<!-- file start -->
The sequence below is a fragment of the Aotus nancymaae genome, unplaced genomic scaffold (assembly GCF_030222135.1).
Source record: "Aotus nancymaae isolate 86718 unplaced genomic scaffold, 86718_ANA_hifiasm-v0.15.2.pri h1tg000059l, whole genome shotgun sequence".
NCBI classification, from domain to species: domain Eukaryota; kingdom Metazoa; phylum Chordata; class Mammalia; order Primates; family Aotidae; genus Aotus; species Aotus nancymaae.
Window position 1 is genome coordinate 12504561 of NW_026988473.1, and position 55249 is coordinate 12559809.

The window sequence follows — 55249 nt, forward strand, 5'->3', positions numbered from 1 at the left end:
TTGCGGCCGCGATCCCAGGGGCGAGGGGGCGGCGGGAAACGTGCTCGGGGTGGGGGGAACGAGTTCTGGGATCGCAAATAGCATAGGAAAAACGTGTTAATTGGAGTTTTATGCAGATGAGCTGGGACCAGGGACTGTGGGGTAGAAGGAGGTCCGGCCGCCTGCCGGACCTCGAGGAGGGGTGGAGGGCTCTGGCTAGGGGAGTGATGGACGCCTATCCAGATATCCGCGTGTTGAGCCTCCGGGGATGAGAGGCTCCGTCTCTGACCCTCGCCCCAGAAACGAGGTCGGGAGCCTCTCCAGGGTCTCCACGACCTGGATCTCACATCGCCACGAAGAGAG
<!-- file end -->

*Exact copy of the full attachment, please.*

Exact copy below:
The sequence below is a fragment of the Aotus nancymaae genome, unplaced genomic scaffold (assembly GCF_030222135.1).
Source record: "Aotus nancymaae isolate 86718 unplaced genomic scaffold, 86718_ANA_hifiasm-v0.15.2.pri h1tg000059l, whole genome shotgun sequence".
NCBI classification, from domain to species: domain Eukaryota; kingdom Metazoa; phylum Chordata; class Mammalia; order Primates; family Aotidae; genus Aotus; species Aotus nancymaae.
Window position 1 is genome coordinate 12504561 of NW_026988473.1, and position 55249 is coordinate 12559809.

The window sequence follows — 55249 nt, forward strand, 5'->3', positions numbered from 1 at the left end:
TTGCGGCCGCGATCCCAGGGGCGAGGGGGCGGCGGGAAACGTGCTCGGGGTGGGGGGAACGAGTTCTGGGATCGCAAATAGCATAGGAAAAACGTGTTAATTGGAGTTTTATGCAGATGAGCTGGGACCAGGGACTGTGGGGTAGAAGGAGGTCCGGCCGCCTGCCGGACCTCGAGGAGGGGTGGAGGGCTCTGGCTAGGGGAGTGATGGACGCCTATCCAGATATCCGCGTGTTGAGCCTCCGGGGATGAGAGGCTCCGTCTCTGACCCTCGCCCCAGAAACGAGGTCGGGAGCCTCTCCAGGGTCTCCACGACCTGGATCTCACATCGCCACGAAGAGAG